How to improve your chances of getting a Crypto Airdrop – and stay safe in the process 

                                             Photo by on Unsplash

If you’ve ever heard of people getting crypto coins for free, then they’ve probably been the beneficiary of an Airdrop. 

Airdrops are initiatives created by developers that involve sending free tokens to members of their communities. These might involve hundreds, or even thousands, of wallet addresses depending on the size of the project. Sometimes crypto users get them for nothing, other times they get them for completing a task: either way, they’re an attractive proposition to most crypto enthusiasts. 

This article will explore the thinking behind crypto airdrops, and how you can put yourself into a prime position for receiving one. 

What’s the point of airdrops?

Airdrops are essentially marketing campaigns. When a new crypto project launches, its developers want to create publicity around it, and there are fewer better ways to do so than by giving away free stuff. Think of online casinos who award new players no deposit bonuses simply for signing up to their site, for example – it not only generates interest and attracts users, but it’s also cheap for the project behind it. 

The way Airdrops differ from this example, though, is that the project’s aim isn’t necessarily to get users to spend more money, but also to raise awareness about the crypto project and its services. What’s more, users might even do a productive task in return for the tokens, such as following and promoting the project’s social media account or using it to fulfil a transaction. It’s proved to be a successful tactic so far.

Examples of past Airdrops

Uniswap (UNI) Airdrop

To provide one of the best examples of a successful airdrop, Uniswap dropped 400 UNI to all wallets of users who had used its platform and performed at least one transaction prior to September 1st, 2020. 

Most people dumped their tokens to get quick, free cash, with UNI going for between $2 and $4 at that time. However, those who chose to HODL (hold on for dear life) saw their stash rise to a $12,000 dollar value by February 2021. That’s right, the token had risen to $30. 

Ontology (ONT) Airdrop

Back in 2018, Ontology awarded a huge airdrop of 10 million coins – worth $42 million at the time – which was shared between NEO investors and anyone who signed up for the ONT newsletter. It was meant as a gesture to thank NEO users for supporting a recent fundraising campaign. However, it turned out to be much more than that when the coin rocketed to almost $11, nearly trebling in value. 

This turned out to be a lesson in selling at the right time, though. The ONT has since dropped back down to just over $0.50. 

How to find the best new Airdrops

If you’re keen to finding new token offerings out there, then there are several steps you can take to put yourself in the best possible position. 

The first is to find dedicated Airdrop sites. These provide the latest updates and offer tips on what you need to do to make the most out of upcoming drops. Crypto forums, too, are useful places: most tokens depend on communities to spread the word, and online message boards are great tools to do that.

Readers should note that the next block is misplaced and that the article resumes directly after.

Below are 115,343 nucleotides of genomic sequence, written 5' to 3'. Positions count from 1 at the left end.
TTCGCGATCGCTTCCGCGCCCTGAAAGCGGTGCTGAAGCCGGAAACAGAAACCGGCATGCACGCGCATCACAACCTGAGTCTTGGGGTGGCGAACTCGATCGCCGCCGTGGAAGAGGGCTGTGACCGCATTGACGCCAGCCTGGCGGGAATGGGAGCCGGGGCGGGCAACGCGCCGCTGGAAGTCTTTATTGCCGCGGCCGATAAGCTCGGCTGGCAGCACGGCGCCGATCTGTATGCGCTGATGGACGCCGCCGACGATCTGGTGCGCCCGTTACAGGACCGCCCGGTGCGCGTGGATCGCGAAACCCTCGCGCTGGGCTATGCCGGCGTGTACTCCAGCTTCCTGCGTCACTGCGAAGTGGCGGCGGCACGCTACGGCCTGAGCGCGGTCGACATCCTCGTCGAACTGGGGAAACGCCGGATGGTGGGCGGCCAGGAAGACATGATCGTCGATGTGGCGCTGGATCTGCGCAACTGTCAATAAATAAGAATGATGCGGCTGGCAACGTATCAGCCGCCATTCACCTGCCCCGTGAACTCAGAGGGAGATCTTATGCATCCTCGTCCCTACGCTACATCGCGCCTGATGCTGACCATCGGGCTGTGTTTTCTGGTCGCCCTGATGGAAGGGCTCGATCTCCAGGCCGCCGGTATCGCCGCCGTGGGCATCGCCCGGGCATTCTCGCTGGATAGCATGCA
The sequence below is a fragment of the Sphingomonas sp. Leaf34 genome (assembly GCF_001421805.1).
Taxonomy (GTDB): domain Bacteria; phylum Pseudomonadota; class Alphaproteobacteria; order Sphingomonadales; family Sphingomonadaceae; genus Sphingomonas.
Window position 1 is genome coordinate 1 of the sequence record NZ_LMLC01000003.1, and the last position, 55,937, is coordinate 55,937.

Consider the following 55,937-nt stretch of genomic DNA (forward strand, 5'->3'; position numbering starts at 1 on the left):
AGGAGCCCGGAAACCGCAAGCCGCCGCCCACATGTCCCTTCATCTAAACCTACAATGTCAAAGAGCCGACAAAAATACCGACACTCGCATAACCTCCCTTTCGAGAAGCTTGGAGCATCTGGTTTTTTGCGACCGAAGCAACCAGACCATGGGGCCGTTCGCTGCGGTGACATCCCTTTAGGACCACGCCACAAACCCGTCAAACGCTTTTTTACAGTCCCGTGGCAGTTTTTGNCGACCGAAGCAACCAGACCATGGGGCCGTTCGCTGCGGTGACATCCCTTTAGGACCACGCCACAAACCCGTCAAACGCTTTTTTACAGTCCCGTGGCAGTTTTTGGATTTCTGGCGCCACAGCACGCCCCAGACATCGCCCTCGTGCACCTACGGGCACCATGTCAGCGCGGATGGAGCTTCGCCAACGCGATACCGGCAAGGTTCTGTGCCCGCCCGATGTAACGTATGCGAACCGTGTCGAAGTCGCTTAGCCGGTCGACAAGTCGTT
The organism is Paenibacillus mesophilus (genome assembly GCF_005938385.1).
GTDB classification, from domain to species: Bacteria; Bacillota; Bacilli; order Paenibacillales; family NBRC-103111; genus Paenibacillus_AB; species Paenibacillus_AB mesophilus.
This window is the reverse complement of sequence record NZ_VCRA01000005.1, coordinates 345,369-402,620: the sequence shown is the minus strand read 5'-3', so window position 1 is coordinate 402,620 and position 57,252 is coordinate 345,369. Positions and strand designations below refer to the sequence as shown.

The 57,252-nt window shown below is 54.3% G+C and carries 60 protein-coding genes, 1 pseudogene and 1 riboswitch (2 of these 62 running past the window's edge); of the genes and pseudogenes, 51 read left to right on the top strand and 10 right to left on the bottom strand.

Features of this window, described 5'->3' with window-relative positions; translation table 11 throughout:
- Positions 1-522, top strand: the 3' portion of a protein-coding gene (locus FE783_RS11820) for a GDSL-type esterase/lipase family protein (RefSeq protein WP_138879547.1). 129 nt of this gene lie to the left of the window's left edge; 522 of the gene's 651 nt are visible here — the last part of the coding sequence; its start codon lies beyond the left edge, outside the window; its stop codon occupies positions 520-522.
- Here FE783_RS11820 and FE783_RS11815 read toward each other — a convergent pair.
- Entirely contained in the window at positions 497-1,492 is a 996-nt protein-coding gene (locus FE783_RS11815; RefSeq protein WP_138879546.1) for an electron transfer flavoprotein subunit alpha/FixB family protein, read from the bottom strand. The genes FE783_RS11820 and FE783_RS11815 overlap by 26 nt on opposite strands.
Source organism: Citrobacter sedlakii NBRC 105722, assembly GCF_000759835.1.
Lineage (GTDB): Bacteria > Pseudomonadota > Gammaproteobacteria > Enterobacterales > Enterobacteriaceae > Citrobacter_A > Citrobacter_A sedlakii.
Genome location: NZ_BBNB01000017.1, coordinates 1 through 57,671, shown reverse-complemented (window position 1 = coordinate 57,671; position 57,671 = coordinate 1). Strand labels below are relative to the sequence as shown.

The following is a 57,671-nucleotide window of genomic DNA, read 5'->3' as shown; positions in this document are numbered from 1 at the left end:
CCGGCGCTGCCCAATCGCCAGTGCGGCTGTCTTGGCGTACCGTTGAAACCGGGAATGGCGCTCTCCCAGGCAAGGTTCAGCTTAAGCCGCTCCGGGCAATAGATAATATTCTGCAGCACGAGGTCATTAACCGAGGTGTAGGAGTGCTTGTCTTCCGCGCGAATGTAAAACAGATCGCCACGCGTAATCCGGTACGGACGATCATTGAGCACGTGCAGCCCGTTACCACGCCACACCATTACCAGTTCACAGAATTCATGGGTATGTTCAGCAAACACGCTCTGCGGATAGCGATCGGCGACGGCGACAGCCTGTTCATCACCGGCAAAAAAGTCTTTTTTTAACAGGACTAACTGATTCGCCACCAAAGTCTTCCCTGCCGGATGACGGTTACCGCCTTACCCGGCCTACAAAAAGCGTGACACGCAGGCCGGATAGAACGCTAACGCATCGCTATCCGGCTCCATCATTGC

You also don’t have to be a frequent social media user to make use of trending Airdrop news. Just go to each platform’s search function and look for Airdrop-related hashtags.

One last tip is to find an excellent wallet. EOS wallets in particular stand out as being ready to support airdrops, especially the SimplEOS desktop wallet.

Things to be wary of

Despite all their great advantages, airdrops aren’t always plain sailing – there may be a risk or two involved. 

Some of them are ‘pump-and-dump’ schemes. This is where the token creator seeks to create enough hype to push the value up – all well and good, except they’ll then sell their huge share of the tokens for profit, causing the price to crash and burn. You could see thousands slip through your fingers in seconds with these schemes. 

Also, be aware that any earnings on airdrops may be subject to tax – they certainly are in the U.S.A., for example. Make sure you declare them (if that’s the law) unless you’re looking for a nasty surprise. 

Last but not least, airdrops can be used in ‘dusting attacks’. This is when a scammer will send a small amount of crypto to a victim to break down privacy barriers. They can use the transaction activity of the tokens to ‘deanonymize’ the person using it. 

Are airdrops worth it?

A few minutes’ work for a potential windfall can certainly be worth it, as long as it’s coming from a trustworthy source. 

Always take time to do background checks on the project offering the airdrop, follow as much expert advice as possible, and stay well clear of anyone who has a question mark hanging over them. If you can do this, then your next airdrop might just be a lucky one.

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CaptainAltcoin's writers and guest post authors may or may not have a vested interest in any of the mentioned projects and businesses. None of the content on CaptainAltcoin is investment advice nor is it a replacement for advice from a certified financial planner. The views expressed in this article are those of the author and do not necessarily reflect the official policy or position of

Rene Peters

Rene Peters

Rene Peters is editor-in-chief of CaptainAltcoin and is responsible for editorial planning and business development. After his training as an accountant, he studied diplomacy and economics and held various positions in one of the management consultancies and in couple of digital marketing agencies. He is particularly interested in the long-term implications of blockchain technology for politics, society and the economy.

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